Running to reach the finish line

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Running to reach the finish line

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By: Kayla Sirlin ’19 and Anna Rhoads ’19

Dedication, self-discipline, and grit are just a few of the qualities required of anyone crazy enough to tackle the daunting marathon. Originating from Ancient Greece, the 26.2 mile distance was inspired by Pheidippides 26 mile trek to announce the defeat of the Persians by the Greeks. Although no Staples students have completed a marathon in its entirety, many have successfully accomplished half marathons.

Among many of these proud participants is Sarah Carter ’18 who claims that her motivation to run a half marathon stemmed from her hope to finish alongside her friend, Alison Partner ’18.

“My most recent half marathon was in December. After, I felt both bad and good. It was very cold, but my friend and I were very happy that we finished. If you want to run a half marathon, I recommended doing it with a friend,” Carter said.

Finding motivation is one of the most important steps to completing a marathon. For Carter it was having a friend run with her, but according to Runner’s Connect there are many ways to find your drive.

For example, “Being reminded of ambitious goals when the training gets difficult and monotonous can be that last ditch effort to get you out the door.” Reliance on a goal throughout the training stage is something that applies to all runners, no matter their physical situations.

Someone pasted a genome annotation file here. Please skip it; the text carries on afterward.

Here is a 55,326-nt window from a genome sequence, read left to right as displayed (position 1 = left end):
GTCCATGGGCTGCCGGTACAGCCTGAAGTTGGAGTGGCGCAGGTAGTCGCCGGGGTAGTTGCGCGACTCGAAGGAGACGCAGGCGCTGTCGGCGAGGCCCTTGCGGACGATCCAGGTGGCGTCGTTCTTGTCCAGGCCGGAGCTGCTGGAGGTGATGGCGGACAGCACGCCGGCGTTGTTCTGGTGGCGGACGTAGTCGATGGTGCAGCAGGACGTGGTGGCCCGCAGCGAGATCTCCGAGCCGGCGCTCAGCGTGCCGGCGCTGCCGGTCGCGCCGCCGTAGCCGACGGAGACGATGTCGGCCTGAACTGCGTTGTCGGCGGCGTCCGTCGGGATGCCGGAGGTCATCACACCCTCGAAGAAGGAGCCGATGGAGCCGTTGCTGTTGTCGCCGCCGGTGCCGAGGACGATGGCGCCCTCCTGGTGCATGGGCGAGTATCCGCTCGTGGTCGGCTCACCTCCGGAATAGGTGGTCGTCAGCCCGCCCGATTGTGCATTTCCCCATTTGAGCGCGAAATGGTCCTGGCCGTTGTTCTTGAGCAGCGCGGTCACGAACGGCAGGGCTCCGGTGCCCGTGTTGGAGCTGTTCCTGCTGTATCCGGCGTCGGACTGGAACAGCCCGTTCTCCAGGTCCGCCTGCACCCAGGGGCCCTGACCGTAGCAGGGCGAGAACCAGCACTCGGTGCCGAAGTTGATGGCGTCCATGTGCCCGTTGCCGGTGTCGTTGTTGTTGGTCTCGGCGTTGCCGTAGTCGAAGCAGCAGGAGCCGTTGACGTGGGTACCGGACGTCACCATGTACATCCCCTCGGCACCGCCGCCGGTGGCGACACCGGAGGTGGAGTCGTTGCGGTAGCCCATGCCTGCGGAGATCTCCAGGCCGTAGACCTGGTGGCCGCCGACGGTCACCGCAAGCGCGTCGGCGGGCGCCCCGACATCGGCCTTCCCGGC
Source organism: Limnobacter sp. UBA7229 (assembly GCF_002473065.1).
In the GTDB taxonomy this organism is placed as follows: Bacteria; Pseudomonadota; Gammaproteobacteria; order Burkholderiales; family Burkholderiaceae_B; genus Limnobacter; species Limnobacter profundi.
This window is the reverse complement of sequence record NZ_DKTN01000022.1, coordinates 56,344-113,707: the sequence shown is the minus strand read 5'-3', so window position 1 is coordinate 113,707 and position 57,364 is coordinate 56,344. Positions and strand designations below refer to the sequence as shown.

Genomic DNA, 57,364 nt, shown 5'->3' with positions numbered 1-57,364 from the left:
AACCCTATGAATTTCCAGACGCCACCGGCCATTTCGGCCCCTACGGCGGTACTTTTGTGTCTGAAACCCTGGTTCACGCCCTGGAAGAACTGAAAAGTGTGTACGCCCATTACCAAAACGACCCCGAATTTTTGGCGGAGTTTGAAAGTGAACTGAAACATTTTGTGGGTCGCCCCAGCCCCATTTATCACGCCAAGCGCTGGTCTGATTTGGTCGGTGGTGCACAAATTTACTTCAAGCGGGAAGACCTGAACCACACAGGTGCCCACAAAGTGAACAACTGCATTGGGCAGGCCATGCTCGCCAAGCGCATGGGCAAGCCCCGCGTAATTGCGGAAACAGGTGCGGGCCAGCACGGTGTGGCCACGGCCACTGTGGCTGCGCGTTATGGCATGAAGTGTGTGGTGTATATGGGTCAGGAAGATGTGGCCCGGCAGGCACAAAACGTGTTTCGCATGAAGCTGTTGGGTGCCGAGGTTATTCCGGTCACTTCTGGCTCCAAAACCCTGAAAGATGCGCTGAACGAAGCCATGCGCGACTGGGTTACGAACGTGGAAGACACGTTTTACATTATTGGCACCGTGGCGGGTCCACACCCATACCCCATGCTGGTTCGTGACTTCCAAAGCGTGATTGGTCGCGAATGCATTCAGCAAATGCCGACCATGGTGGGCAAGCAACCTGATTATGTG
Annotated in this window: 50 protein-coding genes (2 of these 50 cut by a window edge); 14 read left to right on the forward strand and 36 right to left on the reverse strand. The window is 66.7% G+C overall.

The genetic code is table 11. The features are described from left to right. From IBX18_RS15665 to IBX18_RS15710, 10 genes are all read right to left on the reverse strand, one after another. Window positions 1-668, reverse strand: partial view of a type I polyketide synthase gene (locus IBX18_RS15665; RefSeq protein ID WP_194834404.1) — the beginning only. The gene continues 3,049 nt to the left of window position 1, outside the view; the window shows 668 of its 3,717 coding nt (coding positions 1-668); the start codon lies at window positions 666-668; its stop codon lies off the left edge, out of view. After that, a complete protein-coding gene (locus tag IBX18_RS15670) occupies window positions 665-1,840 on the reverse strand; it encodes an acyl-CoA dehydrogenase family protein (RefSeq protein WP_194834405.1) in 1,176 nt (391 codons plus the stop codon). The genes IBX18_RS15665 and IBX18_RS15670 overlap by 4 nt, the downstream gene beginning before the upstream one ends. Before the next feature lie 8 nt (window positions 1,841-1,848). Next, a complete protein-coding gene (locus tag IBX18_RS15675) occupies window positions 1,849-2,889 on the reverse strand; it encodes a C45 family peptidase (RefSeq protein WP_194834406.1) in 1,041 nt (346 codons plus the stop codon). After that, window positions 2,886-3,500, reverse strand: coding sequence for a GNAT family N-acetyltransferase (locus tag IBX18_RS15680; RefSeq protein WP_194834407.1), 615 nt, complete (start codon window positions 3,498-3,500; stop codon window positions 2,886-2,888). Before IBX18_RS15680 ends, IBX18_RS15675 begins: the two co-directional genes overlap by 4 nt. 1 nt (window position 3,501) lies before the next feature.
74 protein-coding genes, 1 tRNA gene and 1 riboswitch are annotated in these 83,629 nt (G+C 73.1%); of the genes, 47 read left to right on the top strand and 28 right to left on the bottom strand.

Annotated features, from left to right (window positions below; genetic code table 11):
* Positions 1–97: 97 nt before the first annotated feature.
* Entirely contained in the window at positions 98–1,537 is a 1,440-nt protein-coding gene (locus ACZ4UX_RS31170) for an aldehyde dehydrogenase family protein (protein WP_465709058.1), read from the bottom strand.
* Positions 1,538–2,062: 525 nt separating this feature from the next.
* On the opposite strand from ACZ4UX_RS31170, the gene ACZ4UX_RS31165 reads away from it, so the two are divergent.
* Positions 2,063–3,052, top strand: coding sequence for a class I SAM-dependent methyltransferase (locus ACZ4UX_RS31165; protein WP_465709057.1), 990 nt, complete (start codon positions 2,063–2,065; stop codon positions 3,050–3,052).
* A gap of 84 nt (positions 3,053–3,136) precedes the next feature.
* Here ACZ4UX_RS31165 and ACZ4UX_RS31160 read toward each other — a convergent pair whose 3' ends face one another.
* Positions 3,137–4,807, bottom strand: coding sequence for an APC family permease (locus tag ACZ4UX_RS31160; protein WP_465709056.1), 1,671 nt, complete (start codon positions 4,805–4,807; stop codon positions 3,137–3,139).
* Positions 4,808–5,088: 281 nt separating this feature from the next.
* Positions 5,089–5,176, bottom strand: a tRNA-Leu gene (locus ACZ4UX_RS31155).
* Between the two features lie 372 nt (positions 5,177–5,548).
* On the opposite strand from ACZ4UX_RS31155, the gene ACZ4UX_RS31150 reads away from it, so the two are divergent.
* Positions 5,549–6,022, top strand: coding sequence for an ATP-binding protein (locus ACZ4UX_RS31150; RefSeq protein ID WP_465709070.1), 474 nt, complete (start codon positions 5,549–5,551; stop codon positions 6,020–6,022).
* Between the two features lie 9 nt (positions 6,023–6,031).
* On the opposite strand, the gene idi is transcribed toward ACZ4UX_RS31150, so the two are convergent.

However, physical preparedness does play a large role in the comfort of your race. Depending on whether you hope to accomplish a full or half marathon, Runner’s World suggests anywhere from 10-18 weeks of training. Ultimately, one should do what is best for him/her, but Sam Little ’18 recommends to “definitely do some training” because the race itself is “pretty long and strenuous.”

Runner’s Connect also emphasized to have fun with the training. They advise that “if you’re having a particularly uninspired day or week of training…Join a new running group, explore a new trial, buy a new running outfit, download a new app, go for a run without a pace, distance, or route in mind.”

Partner can attest to this tip, as she believes that one “should not stress about getting a specific time, but should do it for fun and to just prove that you can accomplish it.”

If you do care about achieving a certain time, Verywell.com says that having “an estimate of your marathon finishing time” can be helpful “so you know how to pace yourself properly.”

Most importantly, Laddie Lawrence, boys track coach says that patience is key. “My advice for those students planning on running a half-marathon or any distance race is to be patient. Also, when you actually run the half-marathon be patient with your pace and do not start too fast. If you do, you may pay for it in the later stages of the run,” Lawrence said.

If you’re thinking about running a half-marathon, make sure to keep these tips in mind. The Fairfield Road Races are coming up on on June 25, and would be the perfect place to test your limits.

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